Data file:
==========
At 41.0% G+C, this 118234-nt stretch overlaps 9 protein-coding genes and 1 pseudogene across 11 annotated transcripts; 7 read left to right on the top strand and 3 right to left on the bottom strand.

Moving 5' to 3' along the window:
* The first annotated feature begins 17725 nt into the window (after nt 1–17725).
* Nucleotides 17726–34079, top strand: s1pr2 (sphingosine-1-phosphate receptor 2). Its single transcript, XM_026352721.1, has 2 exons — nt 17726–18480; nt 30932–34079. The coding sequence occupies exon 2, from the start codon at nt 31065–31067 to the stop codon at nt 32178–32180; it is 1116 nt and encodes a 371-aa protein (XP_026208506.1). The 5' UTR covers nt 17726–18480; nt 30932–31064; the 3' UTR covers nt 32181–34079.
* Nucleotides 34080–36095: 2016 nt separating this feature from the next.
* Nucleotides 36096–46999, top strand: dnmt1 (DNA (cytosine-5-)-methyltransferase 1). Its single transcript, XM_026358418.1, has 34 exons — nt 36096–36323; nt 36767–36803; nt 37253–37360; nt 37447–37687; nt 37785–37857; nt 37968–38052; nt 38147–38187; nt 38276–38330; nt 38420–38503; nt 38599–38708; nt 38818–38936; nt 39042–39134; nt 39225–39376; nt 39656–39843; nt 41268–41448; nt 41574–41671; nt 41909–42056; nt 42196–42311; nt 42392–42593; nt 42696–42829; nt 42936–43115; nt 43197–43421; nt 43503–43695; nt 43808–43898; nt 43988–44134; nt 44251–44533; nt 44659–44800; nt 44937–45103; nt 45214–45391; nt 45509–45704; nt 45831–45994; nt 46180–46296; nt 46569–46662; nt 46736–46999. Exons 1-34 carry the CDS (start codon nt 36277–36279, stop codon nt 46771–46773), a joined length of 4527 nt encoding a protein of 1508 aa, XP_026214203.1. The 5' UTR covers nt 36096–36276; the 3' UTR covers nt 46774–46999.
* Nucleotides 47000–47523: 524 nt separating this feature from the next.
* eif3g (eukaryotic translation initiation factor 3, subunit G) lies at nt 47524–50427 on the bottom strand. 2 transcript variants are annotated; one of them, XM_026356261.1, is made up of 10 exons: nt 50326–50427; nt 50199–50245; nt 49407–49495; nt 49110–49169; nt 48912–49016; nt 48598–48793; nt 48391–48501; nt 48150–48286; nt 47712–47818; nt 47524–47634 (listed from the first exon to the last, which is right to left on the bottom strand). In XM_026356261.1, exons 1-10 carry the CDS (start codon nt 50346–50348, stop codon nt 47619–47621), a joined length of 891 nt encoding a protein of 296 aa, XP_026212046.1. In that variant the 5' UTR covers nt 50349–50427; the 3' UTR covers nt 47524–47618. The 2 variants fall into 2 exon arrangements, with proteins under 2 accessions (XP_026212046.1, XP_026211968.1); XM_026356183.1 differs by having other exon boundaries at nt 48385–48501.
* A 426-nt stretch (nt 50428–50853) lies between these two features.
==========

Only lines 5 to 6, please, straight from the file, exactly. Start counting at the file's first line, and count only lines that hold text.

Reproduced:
* Nucleotides 34080–36095: 2016 nt separating this feature from the next.
* Nucleotides 36096–46999, top strand: dnmt1 (DNA (cytosine-5-)-methyltransferase 1). Its single transcript, XM_026358418.1, has 34 exons — nt 36096–36323; nt 36767–36803; nt 37253–37360; nt 37447–37687; nt 37785–37857; nt 37968–38052; nt 38147–38187; nt 38276–38330; nt 38420–38503; nt 38599–38708; nt 38818–38936; nt 39042–39134; nt 39225–39376; nt 39656–39843; nt 41268–41448; nt 41574–41671; nt 41909–42056; nt 42196–42311; nt 42392–42593; nt 42696–42829; nt 42936–43115; nt 43197–43421; nt 43503–43695; nt 43808–43898; nt 43988–44134; nt 44251–44533; nt 44659–44800; nt 44937–45103; nt 45214–45391; nt 45509–45704; nt 45831–45994; nt 46180–46296; nt 46569–46662; nt 46736–46999. Exons 1-34 carry the CDS (start codon nt 36277–36279, stop codon nt 46771–46773), a joined length of 4527 nt encoding a protein of 1508 aa, XP_026214203.1. The 5' UTR covers nt 36096–36276; the 3' UTR covers nt 46774–46999.